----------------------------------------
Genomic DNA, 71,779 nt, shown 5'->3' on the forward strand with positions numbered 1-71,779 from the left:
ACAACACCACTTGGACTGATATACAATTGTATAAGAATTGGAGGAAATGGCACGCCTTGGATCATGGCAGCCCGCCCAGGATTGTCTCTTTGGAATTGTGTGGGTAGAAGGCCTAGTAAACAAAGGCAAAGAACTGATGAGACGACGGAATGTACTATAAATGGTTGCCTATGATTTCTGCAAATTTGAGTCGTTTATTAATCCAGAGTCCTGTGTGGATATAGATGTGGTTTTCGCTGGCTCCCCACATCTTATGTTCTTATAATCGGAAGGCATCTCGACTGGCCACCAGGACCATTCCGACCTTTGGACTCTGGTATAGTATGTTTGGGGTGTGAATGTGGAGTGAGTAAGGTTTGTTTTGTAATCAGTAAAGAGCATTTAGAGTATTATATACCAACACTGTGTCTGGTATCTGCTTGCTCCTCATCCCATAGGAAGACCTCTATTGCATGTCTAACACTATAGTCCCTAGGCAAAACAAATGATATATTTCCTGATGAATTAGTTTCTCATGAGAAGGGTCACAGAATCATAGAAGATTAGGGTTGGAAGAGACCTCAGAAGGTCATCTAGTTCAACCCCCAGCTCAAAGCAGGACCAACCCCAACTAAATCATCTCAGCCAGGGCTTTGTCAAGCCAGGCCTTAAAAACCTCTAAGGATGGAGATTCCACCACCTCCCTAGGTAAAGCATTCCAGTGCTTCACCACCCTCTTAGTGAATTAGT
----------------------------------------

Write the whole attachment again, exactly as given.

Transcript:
Genomic DNA, 71,779 nt, shown 5'->3' on the forward strand with positions numbered 1-71,779 from the left:
ACAACACCACTTGGACTGATATACAATTGTATAAGAATTGGAGGAAATGGCACGCCTTGGATCATGGCAGCCCGCCCAGGATTGTCTCTTTGGAATTGTGTGGGTAGAAGGCCTAGTAAACAAAGGCAAAGAACTGATGAGACGACGGAATGTACTATAAATGGTTGCCTATGATTTCTGCAAATTTGAGTCGTTTATTAATCCAGAGTCCTGTGTGGATATAGATGTGGTTTTCGCTGGCTCCCCACATCTTATGTTCTTATAATCGGAAGGCATCTCGACTGGCCACCAGGACCATTCCGACCTTTGGACTCTGGTATAGTATGTTTGGGGTGTGAATGTGGAGTGAGTAAGGTTTGTTTTGTAATCAGTAAAGAGCATTTAGAGTATTATATACCAACACTGTGTCTGGTATCTGCTTGCTCCTCATCCCATAGGAAGACCTCTATTGCATGTCTAACACTATAGTCCCTAGGCAAAACAAATGATATATTTCCTGATGAATTAGTTTCTCATGAGAAGGGTCACAGAATCATAGAAGATTAGGGTTGGAAGAGACCTCAGAAGGTCATCTAGTTCAACCCCCAGCTCAAAGCAGGACCAACCCCAACTAAATCATCTCAGCCAGGGCTTTGTCAAGCCAGGCCTTAAAAACCTCTAAGGATGGAGATTCCACCACCTCCCTAGGTAAAGCATTCCAGTGCTTCACCACCCTCTTAGTGAATTAGT